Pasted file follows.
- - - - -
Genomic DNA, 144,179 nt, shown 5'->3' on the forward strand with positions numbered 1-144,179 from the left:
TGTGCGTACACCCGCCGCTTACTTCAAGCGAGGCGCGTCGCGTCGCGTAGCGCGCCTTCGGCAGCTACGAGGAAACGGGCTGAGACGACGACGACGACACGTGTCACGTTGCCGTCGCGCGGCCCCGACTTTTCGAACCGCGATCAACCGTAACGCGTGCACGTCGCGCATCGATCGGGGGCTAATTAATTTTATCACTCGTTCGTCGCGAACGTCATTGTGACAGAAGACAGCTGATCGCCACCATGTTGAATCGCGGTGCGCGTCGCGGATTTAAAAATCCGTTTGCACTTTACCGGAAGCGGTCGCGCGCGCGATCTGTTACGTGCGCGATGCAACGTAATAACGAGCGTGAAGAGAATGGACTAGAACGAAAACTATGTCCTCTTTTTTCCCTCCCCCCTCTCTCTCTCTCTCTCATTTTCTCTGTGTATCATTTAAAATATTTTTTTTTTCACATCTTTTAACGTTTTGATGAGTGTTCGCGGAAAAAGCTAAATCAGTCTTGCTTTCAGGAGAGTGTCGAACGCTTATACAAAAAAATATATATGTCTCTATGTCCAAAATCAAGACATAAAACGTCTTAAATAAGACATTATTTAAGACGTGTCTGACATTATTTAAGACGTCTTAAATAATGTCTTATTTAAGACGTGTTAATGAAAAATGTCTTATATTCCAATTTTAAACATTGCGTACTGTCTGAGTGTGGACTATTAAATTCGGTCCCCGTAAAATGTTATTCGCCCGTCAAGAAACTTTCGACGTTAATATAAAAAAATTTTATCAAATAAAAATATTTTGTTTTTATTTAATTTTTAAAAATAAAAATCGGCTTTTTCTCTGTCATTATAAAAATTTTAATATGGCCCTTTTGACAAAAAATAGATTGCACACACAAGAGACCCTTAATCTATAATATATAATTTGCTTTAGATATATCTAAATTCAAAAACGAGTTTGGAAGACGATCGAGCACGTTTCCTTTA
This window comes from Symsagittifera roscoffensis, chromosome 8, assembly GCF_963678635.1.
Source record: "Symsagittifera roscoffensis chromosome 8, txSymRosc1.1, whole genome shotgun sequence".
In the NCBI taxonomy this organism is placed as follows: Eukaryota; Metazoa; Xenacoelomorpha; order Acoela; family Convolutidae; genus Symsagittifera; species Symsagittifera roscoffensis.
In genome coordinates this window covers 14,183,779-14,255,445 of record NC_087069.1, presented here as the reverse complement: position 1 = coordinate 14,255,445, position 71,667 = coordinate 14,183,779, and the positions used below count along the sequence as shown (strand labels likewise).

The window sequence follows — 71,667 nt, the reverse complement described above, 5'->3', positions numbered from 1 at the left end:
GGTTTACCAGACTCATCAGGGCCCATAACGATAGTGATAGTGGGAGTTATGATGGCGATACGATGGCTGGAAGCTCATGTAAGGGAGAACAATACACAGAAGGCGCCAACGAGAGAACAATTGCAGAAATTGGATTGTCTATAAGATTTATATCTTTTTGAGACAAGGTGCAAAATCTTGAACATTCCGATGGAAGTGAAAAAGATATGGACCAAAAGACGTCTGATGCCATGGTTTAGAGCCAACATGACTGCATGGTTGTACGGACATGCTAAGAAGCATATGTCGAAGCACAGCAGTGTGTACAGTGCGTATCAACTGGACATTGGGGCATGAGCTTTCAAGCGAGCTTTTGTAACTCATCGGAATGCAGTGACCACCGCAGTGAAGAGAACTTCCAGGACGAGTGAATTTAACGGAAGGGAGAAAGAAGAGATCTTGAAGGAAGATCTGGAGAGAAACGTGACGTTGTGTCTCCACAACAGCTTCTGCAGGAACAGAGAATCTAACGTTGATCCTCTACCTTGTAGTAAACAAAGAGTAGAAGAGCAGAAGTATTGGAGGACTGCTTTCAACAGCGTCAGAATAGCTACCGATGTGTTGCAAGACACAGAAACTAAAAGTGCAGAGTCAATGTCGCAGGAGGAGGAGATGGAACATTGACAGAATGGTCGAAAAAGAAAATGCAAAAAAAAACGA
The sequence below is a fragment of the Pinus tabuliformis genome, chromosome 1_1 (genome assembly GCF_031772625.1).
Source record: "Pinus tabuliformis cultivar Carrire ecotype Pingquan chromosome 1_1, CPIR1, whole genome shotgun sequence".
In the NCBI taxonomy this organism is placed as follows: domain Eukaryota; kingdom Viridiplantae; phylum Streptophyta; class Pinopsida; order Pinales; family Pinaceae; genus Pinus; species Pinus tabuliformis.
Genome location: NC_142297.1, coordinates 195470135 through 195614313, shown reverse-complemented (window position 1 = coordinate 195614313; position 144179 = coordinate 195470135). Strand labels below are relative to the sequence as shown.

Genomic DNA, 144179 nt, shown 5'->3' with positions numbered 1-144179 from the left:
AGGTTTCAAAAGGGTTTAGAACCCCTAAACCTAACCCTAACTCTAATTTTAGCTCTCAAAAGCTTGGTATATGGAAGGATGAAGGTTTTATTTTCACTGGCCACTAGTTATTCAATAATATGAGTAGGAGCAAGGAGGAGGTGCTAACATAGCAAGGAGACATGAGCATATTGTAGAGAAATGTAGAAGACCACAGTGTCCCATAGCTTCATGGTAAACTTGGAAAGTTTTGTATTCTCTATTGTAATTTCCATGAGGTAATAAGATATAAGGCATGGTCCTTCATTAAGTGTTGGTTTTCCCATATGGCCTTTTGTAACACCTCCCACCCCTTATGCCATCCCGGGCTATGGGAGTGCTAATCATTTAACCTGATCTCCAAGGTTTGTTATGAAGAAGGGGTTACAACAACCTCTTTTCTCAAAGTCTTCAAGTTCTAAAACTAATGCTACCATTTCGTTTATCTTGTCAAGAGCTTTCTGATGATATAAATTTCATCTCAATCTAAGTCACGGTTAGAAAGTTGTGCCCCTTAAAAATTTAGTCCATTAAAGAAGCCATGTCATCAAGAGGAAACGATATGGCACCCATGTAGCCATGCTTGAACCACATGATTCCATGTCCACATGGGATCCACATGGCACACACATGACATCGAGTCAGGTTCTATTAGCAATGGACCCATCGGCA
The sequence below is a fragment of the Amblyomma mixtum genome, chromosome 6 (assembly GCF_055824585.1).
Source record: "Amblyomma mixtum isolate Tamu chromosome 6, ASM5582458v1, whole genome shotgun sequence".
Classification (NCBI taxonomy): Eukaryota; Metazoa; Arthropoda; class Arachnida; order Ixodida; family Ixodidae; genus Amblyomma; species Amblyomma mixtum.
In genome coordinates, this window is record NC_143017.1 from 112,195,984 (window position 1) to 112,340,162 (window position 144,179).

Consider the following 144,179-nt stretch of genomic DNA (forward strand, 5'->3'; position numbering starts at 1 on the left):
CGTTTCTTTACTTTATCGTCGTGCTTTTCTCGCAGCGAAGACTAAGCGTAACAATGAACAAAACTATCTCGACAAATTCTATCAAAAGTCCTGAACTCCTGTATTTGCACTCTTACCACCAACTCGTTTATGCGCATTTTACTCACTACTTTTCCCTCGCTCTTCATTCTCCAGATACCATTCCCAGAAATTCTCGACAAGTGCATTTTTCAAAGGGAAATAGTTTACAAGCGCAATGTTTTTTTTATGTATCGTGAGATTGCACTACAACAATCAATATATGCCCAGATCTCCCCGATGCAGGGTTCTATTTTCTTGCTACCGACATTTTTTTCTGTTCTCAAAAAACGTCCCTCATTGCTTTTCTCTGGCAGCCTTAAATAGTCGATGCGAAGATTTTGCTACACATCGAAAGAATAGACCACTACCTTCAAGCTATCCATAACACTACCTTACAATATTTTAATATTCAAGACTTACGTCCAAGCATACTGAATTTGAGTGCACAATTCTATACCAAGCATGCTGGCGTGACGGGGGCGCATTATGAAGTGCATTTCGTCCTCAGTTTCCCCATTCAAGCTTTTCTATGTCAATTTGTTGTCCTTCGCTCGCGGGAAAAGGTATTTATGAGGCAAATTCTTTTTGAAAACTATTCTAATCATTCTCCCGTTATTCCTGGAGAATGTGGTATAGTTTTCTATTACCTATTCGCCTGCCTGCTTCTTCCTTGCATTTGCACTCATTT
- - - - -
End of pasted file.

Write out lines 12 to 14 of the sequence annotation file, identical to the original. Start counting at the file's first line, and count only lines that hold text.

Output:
Genome location: NC_142297.1, coordinates 195470135 through 195614313, shown reverse-complemented (window position 1 = coordinate 195614313; position 144179 = coordinate 195470135). Strand labels below are relative to the sequence as shown.

Genomic DNA, 144179 nt, shown 5'->3' with positions numbered 1-144179 from the left:
AGGTTTCAAAAGGGTTTAGAACCCCTAAACCTAACCCTAACTCTAATTTTAGCTCTCAAAAGCTTGGTATATGGAAGGATGAAGGTTTTATTTTCACTGGCCACTAGTTATTCAATAATATGAGTAGGAGCAAGGAGGAGGTGCTAACATAGCAAGGAGACATGAGCATATTGTAGAGAAATGTAGAAGACCACAGTGTCCCATAGCTTCATGGTAAACTTGGAAAGTTTTGTATTCTCTATTGTAATTTCCATGAGGTAATAAGATATAAGGCATGGTCCTTCATTAAGTGTTGGTTTTCCCATATGGCCTTTTGTAACACCTCCCACCCCTTATGCCATCCCGGGCTATGGGAGTGCTAATCATTTAACCTGATCTCCAAGGTTTGTTATGAAGAAGGGGTTACAACAACCTCTTTTCTCAAAGTCTTCAAGTTCTAAAACTAATGCTACCATTTCGTTTATCTTGTCAAGAGCTTTCTGATGATATAAATTTCATCTCAATCTAAGTCACGGTTAGAAAGTTGTGCCCCTTAAAAATTTAGTCCATTAAAGAAGCCATGTCATCAAGAGGAAACGATATGGCACCCATGTAGCCATGCTTGAACCACATGATTCCATGTCCACATGGGATCCACATGGCACACACATGACATCGAGTCAGGTTCTATTAGCAATGGACCCATCGGCA